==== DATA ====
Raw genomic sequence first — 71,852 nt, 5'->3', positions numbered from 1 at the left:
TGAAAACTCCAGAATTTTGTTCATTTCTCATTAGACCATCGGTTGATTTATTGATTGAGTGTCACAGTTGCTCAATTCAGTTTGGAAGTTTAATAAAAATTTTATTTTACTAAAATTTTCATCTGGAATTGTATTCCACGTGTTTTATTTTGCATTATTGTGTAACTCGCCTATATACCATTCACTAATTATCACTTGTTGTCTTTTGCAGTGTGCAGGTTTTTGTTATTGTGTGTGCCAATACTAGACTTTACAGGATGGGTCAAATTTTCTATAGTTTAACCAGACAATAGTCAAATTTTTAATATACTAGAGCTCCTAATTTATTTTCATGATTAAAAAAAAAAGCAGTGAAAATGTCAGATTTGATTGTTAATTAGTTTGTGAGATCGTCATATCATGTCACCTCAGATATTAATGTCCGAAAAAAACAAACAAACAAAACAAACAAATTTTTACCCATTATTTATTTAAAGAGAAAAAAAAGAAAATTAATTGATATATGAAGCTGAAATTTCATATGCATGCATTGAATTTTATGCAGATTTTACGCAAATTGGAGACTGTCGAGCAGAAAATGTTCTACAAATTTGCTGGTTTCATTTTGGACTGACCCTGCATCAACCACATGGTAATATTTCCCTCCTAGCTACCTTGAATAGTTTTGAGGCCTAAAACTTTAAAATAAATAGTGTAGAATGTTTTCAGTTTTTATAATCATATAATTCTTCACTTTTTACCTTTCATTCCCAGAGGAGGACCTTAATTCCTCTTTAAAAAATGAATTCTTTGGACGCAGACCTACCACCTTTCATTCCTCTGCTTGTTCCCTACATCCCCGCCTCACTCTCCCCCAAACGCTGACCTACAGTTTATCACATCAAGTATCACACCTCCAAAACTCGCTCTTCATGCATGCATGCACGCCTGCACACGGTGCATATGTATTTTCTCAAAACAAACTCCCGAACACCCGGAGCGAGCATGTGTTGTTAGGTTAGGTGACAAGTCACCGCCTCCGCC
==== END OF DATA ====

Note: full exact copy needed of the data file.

Raw genomic sequence first — 71,852 nt, 5'->3', positions numbered from 1 at the left:
TGAAAACTCCAGAATTTTGTTCATTTCTCATTAGACCATCGGTTGATTTATTGATTGAGTGTCACAGTTGCTCAATTCAGTTTGGAAGTTTAATAAAAATTTTATTTTACTAAAATTTTCATCTGGAATTGTATTCCACGTGTTTTATTTTGCATTATTGTGTAACTCGCCTATATACCATTCACTAATTATCACTTGTTGTCTTTTGCAGTGTGCAGGTTTTTGTTATTGTGTGTGCCAATACTAGACTTTACAGGATGGGTCAAATTTTCTATAGTTTAACCAGACAATAGTCAAATTTTTAATATACTAGAGCTCCTAATTTATTTTCATGATTAAAAAAAAAAGCAGTGAAAATGTCAGATTTGATTGTTAATTAGTTTGTGAGATCGTCATATCATGTCACCTCAGATATTAATGTCCGAAAAAAACAAACAAACAAAACAAACAAATTTTTACCCATTATTTATTTAAAGAGAAAAAAAAGAAAATTAATTGATATATGAAGCTGAAATTTCATATGCATGCATTGAATTTTATGCAGATTTTACGCAAATTGGAGACTGTCGAGCAGAAAATGTTCTACAAATTTGCTGGTTTCATTTTGGACTGACCCTGCATCAACCACATGGTAATATTTCCCTCCTAGCTACCTTGAATAGTTTTGAGGCCTAAAACTTTAAAATAAATAGTGTAGAATGTTTTCAGTTTTTATAATCATATAATTCTTCACTTTTTACCTTTCATTCCCAGAGGAGGACCTTAATTCCTCTTTAAAAAATGAATTCTTTGGACGCAGACCTACCACCTTTCATTCCTCTGCTTGTTCCCTACATCCCCGCCTCACTCTCCCCCAAACGCTGACCTACAGTTTATCACATCAAGTATCACACCTCCAAAACTCGCTCTTCATGCATGCATGCACGCCTGCACACGGTGCATATGTATTTTCTCAAAACAAACTCCCGAACACCCGGAGCGAGCATGTGTTGTTAGGTTAGGTGACAAGTCACCGCCTCCGCC